Rochester—On April 28, NYSDOT Region 4 hosted a Workers Memorial Day service at the Clover Street facility to honor our fallen CSEA and PEF brothers and sisters who died while working on the job.
Speakers and presenters at the event included master of ceremonies CSEA Local 506 President Brian Ossont; Chris Reeve, NYSDOT Region 4 Representative; NYSDOT Health & Safety Specialist Cory Martindale; CSEA Western Region President Steve Healy; Matt Oravec, PEF and bagpiper Jeremy Button.
At the event, safety cones, a hardhat and a safety vest adorned the front yard of the facility adjacent to a memorial monument which served as a stunning visual reminder of NYSDOT colleagues who lost their lives in service to the state of New York.
Workers Memorial Day (April 28) is not only a day to remember those who have died while on the job, but also a day to renew our collective commitment to the fight for safe and healthy workplaces for all workers throughout the world.
Speakers at the event asked members to have conversations with co-workers and supervisors about safety risks to find out how we can all work together to make sure everyone has all the tools and resources they need to be safe and healthy at work.
The overarching message of today’s ceremony concluded with a re-commitment to strengthening and enforcing our present health and safety laws and standards—as well as providing education, training and financial assistance when needed.
On this solemn day, our brothers and sisters from NYSDOT management, CSEA and PEF mourned those who we have lost, but at the same time brought awareness and resolve to understand what’s at stake to protect those who are still on the job.
The following remarks were delivered by CSEA Western Region President Steve Healy:
“First of all, I would like to thank NYS DOT Region 4 for hosting this event—my name is Steve Healy and I am the CSEA Western Region President. I am here today to offer words of comfort and hope on behalf of the 46 thousand CSEA members from Western New York.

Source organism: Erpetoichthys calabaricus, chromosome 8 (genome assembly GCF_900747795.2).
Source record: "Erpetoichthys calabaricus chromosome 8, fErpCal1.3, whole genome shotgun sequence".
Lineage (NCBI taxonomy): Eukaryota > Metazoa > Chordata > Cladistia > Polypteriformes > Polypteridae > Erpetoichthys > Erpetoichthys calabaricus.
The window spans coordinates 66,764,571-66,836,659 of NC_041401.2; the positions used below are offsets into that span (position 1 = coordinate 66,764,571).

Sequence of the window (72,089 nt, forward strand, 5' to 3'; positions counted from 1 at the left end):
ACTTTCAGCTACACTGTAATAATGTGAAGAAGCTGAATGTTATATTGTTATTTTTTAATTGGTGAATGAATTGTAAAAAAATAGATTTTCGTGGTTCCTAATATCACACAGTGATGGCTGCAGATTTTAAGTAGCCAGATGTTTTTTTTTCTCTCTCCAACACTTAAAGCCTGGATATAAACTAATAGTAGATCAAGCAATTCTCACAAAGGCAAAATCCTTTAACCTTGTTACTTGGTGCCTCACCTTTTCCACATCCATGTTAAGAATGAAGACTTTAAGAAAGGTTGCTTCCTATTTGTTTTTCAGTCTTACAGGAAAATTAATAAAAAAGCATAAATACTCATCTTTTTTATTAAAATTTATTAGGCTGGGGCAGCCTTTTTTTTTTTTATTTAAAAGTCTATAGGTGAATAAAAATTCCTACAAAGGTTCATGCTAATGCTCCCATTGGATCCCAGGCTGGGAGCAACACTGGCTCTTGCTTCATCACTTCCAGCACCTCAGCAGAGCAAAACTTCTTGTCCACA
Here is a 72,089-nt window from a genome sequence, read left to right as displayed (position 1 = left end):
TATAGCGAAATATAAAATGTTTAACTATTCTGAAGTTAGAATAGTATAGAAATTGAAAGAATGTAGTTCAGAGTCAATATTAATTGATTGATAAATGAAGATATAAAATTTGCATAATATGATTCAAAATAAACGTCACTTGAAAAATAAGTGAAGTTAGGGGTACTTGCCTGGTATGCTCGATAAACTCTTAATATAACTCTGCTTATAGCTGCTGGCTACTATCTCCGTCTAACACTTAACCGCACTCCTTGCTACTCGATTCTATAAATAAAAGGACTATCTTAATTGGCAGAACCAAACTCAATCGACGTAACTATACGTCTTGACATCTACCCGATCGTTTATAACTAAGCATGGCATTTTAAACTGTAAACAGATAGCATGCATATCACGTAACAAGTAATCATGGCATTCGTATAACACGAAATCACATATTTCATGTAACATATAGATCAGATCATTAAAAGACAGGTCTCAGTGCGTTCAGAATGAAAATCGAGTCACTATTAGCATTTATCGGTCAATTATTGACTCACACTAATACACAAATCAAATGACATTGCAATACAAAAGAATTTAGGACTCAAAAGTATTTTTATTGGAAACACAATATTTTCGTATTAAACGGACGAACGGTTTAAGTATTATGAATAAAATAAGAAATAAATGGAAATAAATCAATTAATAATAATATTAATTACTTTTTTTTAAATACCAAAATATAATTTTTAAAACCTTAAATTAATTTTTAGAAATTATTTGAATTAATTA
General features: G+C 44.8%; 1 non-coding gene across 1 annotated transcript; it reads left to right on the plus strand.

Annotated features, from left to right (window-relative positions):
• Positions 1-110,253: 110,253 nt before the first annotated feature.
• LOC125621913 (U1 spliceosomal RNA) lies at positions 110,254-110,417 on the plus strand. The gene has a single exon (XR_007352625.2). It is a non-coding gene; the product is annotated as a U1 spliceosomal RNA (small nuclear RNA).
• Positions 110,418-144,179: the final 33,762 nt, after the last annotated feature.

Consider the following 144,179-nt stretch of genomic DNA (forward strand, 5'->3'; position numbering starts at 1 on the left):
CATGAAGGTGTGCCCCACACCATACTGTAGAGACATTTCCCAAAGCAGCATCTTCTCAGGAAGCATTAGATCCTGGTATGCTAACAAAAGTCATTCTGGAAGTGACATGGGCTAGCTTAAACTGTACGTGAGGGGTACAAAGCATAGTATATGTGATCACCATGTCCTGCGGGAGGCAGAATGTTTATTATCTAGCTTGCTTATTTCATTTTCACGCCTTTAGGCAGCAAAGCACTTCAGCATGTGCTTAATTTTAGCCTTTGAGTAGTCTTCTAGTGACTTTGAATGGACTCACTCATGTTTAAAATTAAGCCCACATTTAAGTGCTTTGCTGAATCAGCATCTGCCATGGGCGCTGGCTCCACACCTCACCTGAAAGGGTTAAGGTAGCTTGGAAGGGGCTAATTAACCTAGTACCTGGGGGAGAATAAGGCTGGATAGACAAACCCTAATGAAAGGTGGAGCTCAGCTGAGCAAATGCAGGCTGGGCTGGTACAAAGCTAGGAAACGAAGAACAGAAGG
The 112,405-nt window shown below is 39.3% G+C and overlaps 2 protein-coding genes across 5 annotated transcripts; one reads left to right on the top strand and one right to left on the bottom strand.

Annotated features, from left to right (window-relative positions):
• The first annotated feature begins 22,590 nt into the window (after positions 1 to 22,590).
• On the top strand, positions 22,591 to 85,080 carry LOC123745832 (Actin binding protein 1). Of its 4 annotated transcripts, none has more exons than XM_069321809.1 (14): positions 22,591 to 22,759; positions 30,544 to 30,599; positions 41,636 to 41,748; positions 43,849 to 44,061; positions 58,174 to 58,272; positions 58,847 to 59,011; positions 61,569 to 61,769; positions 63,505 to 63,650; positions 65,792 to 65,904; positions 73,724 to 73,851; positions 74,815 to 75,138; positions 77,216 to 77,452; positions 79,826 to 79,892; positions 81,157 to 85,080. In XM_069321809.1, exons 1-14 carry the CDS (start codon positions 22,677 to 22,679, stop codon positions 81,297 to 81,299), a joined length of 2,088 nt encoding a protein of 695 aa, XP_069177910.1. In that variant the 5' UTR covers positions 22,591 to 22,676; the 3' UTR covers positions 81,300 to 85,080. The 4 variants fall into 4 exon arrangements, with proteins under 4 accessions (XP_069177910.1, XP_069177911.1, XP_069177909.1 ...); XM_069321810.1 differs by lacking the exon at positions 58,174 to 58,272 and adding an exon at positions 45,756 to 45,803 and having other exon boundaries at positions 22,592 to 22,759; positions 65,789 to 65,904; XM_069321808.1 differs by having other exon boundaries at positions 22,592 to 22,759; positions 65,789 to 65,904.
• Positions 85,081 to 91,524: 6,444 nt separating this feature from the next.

Today on Workers Memorial Day, CSEA union members and other workers around the world will remember those who went to work — who were injured or killed on the job and never came home. This day is dedicated to them.
Fifty years ago on this date, the Occupational Safety and Health Act went into effect, promising every worker the right to a safe job.
The law was won because of the tireless efforts of the Labor Movement, which organized for safer working conditions and demanded government action. Unions and our allies have fought hard to make that promise a reality—winning protections that have made jobs safer and has saved many lives.
But our work is not done. Each year, thousands of workers are killed, and millions more suffer injury or illness because of dangerous working conditions. Tragically, CSEA has lost more than 57 members in work zone fatalities since 1983. We must remain vigilant in our work to keep our workplaces safe and healthy as possible.
CSEA continues to support legislation that will improve the safety of workers in highway work zones, including increased penalties for assaulting or menacing a highway worker or intruding into an active work zone.
CSEA is also advocating for a work zone speed camera program that will prevent more injuries before they can happen. Work zone speed cameras have a proven record of success in states where they have been implemented.
For example, Maryland saw an 80 percent reduction in speeding violations and a 50 percent drop in fatalities after utilizing speed cameras. There is no reason why we can’t make use of these same policies here in the Empire State. We encourage everyone to visit our CSEA website to find out more about this initiative.
And finally, while today we mourn those who we have lost, at the same time we should always remember to fight like hell to protect those who are still on the job.
Again, on behalf of everyone from CSEA, thank you for allowing me to share CSEA’s message with you today.”